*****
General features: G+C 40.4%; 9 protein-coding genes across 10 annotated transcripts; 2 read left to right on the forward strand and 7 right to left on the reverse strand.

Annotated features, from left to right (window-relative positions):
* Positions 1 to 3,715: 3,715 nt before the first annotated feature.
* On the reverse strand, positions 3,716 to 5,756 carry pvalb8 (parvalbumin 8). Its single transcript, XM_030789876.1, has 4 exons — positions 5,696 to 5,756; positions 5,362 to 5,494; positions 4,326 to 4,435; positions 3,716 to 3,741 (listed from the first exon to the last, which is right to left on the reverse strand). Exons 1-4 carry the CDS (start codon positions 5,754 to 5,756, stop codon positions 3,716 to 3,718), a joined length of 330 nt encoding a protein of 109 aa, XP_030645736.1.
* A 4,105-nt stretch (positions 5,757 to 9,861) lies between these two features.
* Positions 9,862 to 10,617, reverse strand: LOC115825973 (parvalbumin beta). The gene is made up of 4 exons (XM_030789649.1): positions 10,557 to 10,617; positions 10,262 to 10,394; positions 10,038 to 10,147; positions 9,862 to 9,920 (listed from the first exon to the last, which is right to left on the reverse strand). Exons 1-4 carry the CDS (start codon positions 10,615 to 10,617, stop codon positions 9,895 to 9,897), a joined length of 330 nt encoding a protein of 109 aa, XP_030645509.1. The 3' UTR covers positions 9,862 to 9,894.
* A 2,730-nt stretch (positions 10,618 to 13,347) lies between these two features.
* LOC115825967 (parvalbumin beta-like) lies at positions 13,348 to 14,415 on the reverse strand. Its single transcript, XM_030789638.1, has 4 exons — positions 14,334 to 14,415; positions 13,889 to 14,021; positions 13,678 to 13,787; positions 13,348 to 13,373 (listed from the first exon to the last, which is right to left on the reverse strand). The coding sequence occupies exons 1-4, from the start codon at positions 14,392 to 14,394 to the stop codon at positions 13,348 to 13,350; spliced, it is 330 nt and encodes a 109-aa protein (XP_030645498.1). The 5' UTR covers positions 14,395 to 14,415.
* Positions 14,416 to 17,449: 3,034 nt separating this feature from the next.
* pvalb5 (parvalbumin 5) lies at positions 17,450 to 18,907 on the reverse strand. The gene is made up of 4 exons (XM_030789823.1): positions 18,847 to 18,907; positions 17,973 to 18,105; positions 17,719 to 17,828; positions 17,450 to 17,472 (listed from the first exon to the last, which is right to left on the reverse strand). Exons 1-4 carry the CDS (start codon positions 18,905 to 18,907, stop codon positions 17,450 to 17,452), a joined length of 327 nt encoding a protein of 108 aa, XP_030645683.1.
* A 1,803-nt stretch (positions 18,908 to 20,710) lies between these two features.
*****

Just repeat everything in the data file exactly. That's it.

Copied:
General features: G+C 40.4%; 9 protein-coding genes across 10 annotated transcripts; 2 read left to right on the forward strand and 7 right to left on the reverse strand.

Annotated features, from left to right (window-relative positions):
* Positions 1 to 3,715: 3,715 nt before the first annotated feature.
* On the reverse strand, positions 3,716 to 5,756 carry pvalb8 (parvalbumin 8). Its single transcript, XM_030789876.1, has 4 exons — positions 5,696 to 5,756; positions 5,362 to 5,494; positions 4,326 to 4,435; positions 3,716 to 3,741 (listed from the first exon to the last, which is right to left on the reverse strand). Exons 1-4 carry the CDS (start codon positions 5,754 to 5,756, stop codon positions 3,716 to 3,718), a joined length of 330 nt encoding a protein of 109 aa, XP_030645736.1.
* A 4,105-nt stretch (positions 5,757 to 9,861) lies between these two features.
* Positions 9,862 to 10,617, reverse strand: LOC115825973 (parvalbumin beta). The gene is made up of 4 exons (XM_030789649.1): positions 10,557 to 10,617; positions 10,262 to 10,394; positions 10,038 to 10,147; positions 9,862 to 9,920 (listed from the first exon to the last, which is right to left on the reverse strand). Exons 1-4 carry the CDS (start codon positions 10,615 to 10,617, stop codon positions 9,895 to 9,897), a joined length of 330 nt encoding a protein of 109 aa, XP_030645509.1. The 3' UTR covers positions 9,862 to 9,894.
* A 2,730-nt stretch (positions 10,618 to 13,347) lies between these two features.
* LOC115825967 (parvalbumin beta-like) lies at positions 13,348 to 14,415 on the reverse strand. Its single transcript, XM_030789638.1, has 4 exons — positions 14,334 to 14,415; positions 13,889 to 14,021; positions 13,678 to 13,787; positions 13,348 to 13,373 (listed from the first exon to the last, which is right to left on the reverse strand). The coding sequence occupies exons 1-4, from the start codon at positions 14,392 to 14,394 to the stop codon at positions 13,348 to 13,350; spliced, it is 330 nt and encodes a 109-aa protein (XP_030645498.1). The 5' UTR covers positions 14,395 to 14,415.
* Positions 14,416 to 17,449: 3,034 nt separating this feature from the next.
* pvalb5 (parvalbumin 5) lies at positions 17,450 to 18,907 on the reverse strand. The gene is made up of 4 exons (XM_030789823.1): positions 18,847 to 18,907; positions 17,973 to 18,105; positions 17,719 to 17,828; positions 17,450 to 17,472 (listed from the first exon to the last, which is right to left on the reverse strand). Exons 1-4 carry the CDS (start codon positions 18,905 to 18,907, stop codon positions 17,450 to 17,452), a joined length of 327 nt encoding a protein of 108 aa, XP_030645683.1.
* A 1,803-nt stretch (positions 18,908 to 20,710) lies between these two features.